While the level of U.S. forces will soon be reduced to 50,000 and the name of their mission will change to Operation New Dawn, we cannot let solemn news from Afghanistan or the media's reluctance to report on either conflict distract us into thinking our military does not face great danger in Iraq on a daily basis. Sgt. Israel O'Bryan and Spc. William Yauch volunteered to fight for a cause bigger than themselves, and helped ensure that the war in Iraq will be remembered as a conflict American ultimately won, despite divisions at home and abroad. When it comes to thanking our troops and recognizing their sacrifices, we all stand shoulder-to-shoulder in unbreakable unity.

Monday, June 14, 2010

A higher place

For the proud men and women of the United States Air Force, June 9, 2010, will be remembered as a day of indescribable tragedy. Four airmen died when their HH-60G Pave Hawk helicopter crashed during a medical evacuation operation in Afghanistan's Helmand province. Shortly after the attack, which also injured three airmen, the Taliban claimed responsibility for shooting down the chopper. By firing on a rescue team focused on caring for the wounded, the enemy has continued its track record of wanton brutality and battlefield cowardice.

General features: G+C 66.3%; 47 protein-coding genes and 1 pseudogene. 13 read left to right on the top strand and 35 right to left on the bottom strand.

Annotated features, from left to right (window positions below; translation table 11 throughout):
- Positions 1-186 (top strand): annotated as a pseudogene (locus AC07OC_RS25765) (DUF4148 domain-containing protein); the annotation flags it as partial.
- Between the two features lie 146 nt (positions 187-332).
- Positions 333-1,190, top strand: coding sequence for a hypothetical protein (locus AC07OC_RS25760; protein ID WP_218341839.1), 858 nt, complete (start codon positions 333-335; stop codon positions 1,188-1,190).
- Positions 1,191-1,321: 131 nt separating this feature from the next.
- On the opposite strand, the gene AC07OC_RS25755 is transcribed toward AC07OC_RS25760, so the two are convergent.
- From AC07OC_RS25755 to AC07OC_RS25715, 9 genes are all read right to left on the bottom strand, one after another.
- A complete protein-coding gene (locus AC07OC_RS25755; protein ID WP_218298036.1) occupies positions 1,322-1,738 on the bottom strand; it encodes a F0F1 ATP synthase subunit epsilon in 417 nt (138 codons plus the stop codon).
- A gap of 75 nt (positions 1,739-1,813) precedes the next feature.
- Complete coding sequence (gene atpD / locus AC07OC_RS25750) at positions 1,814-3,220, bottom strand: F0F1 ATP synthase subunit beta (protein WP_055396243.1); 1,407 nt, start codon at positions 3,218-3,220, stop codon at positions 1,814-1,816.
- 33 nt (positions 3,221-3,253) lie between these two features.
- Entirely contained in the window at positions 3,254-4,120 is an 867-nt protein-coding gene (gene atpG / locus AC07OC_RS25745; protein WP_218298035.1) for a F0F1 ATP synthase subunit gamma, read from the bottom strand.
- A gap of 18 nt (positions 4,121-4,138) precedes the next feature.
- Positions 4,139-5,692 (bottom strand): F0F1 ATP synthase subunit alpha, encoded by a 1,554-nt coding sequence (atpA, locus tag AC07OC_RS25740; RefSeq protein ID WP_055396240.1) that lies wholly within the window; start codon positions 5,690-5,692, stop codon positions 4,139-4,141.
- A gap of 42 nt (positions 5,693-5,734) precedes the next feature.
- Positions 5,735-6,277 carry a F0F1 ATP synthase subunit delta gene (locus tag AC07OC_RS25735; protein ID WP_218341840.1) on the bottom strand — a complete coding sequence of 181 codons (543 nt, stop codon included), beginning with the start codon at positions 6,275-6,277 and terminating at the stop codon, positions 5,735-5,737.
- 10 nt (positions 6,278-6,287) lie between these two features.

After the deadliest day of battle for the Air Force in more than five years, the four fallen airmen returned home on Friday in flag-draped caskets at Delaware's Dover Air Force base. The departed heroes leave behind loving families in four different states.

Staff Sgt. Michael Flores, 31, San Antonio, Texas
1st Lt. Joel Gentz, 25, Grass Lake, Michigan
Staff Sgt. David Smith, 26, Eight Mile, Alabama
Senior Airman Benjamin White, 24, Erwin, Tennessee

The Unknown Soldiers will bring you more about the lives of these patriots in the weeks ahead. In the meantime, please keep their families and wounded comrades in your thoughts. Even though their helicopter fell, these men represent everything the Taliban doesn't: dignity, honor, compassion, and bravery. That's why they have already risen to a higher place than their murderers could ever hope to reach.

Monday, June 7, 2010

Darkness falls

Image courtesy: Senior Airman Kenny Holston